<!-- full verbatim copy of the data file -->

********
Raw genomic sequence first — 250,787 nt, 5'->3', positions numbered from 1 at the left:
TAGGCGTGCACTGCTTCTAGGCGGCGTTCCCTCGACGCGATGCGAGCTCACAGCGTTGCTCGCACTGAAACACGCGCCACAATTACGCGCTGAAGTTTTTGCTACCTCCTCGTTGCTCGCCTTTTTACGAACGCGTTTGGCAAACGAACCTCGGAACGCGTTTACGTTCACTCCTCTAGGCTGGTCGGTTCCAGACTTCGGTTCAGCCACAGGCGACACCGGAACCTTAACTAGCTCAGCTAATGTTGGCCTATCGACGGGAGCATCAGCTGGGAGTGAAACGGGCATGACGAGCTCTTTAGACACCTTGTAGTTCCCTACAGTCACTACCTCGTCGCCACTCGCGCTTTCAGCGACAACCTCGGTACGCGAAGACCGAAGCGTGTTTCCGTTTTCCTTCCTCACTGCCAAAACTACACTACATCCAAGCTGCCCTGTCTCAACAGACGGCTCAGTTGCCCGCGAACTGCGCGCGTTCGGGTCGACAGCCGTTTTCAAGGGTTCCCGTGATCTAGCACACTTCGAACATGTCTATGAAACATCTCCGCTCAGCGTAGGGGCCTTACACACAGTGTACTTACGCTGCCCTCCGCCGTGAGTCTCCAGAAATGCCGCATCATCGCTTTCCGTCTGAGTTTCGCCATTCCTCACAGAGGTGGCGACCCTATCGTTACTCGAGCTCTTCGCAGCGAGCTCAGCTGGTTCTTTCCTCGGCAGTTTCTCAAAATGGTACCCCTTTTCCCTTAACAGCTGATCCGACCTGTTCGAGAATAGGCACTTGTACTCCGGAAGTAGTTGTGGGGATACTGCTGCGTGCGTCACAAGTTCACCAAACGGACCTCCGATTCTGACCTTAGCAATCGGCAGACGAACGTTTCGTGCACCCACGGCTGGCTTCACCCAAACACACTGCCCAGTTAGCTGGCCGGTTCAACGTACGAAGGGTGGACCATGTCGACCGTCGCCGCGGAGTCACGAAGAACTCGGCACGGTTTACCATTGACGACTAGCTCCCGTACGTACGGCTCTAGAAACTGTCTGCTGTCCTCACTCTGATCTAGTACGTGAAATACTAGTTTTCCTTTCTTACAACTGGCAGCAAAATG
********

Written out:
Raw genomic sequence first — 250,787 nt, 5'->3', positions numbered from 1 at the left:
TAGGCGTGCACTGCTTCTAGGCGGCGTTCCCTCGACGCGATGCGAGCTCACAGCGTTGCTCGCACTGAAACACGCGCCACAATTACGCGCTGAAGTTTTTGCTACCTCCTCGTTGCTCGCCTTTTTACGAACGCGTTTGGCAAACGAACCTCGGAACGCGTTTACGTTCACTCCTCTAGGCTGGTCGGTTCCAGACTTCGGTTCAGCCACAGGCGACACCGGAACCTTAACTAGCTCAGCTAATGTTGGCCTATCGACGGGAGCATCAGCTGGGAGTGAAACGGGCATGACGAGCTCTTTAGACACCTTGTAGTTCCCTACAGTCACTACCTCGTCGCCACTCGCGCTTTCAGCGACAACCTCGGTACGCGAAGACCGAAGCGTGTTTCCGTTTTCCTTCCTCACTGCCAAAACTACACTACATCCAAGCTGCCCTGTCTCAACAGACGGCTCAGTTGCCCGCGAACTGCGCGCGTTCGGGTCGACAGCCGTTTTCAAGGGTTCCCGTGATCTAGCACACTTCGAACATGTCTATGAAACATCTCCGCTCAGCGTAGGGGCCTTACACACAGTGTACTTACGCTGCCCTCCGCCGTGAGTCTCCAGAAATGCCGCATCATCGCTTTCCGTCTGAGTTTCGCCATTCCTCACAGAGGTGGCGACCCTATCGTTACTCGAGCTCTTCGCAGCGAGCTCAGCTGGTTCTTTCCTCGGCAGTTTCTCAAAATGGTACCCCTTTTCCCTTAACAGCTGATCCGACCTGTTCGAGAATAGGCACTTGTACTCCGGAAGTAGTTGTGGGGATACTGCTGCGTGCGTCACAAGTTCACCAAACGGACCTCCGATTCTGACCTTAGCAATCGGCAGACGAACGTTTCGTGCACCCACGGCTGGCTTCACCCAAACACACTGCCCAGTTAGCTGGCCGGTTCAACGTACGAAGGGTGGACCATGTCGACCGTCGCCGCGGAGTCACGAAGAACTCGGCACGGTTTACCATTGACGACTAGCTCCCGTACGTACGGCTCTAGAAACTGTCTGCTGTCCTCACTCTGATCTAGTACGTGAAATACTAGTTTTCCTTTCTTACAACTGGCAGCAAAATG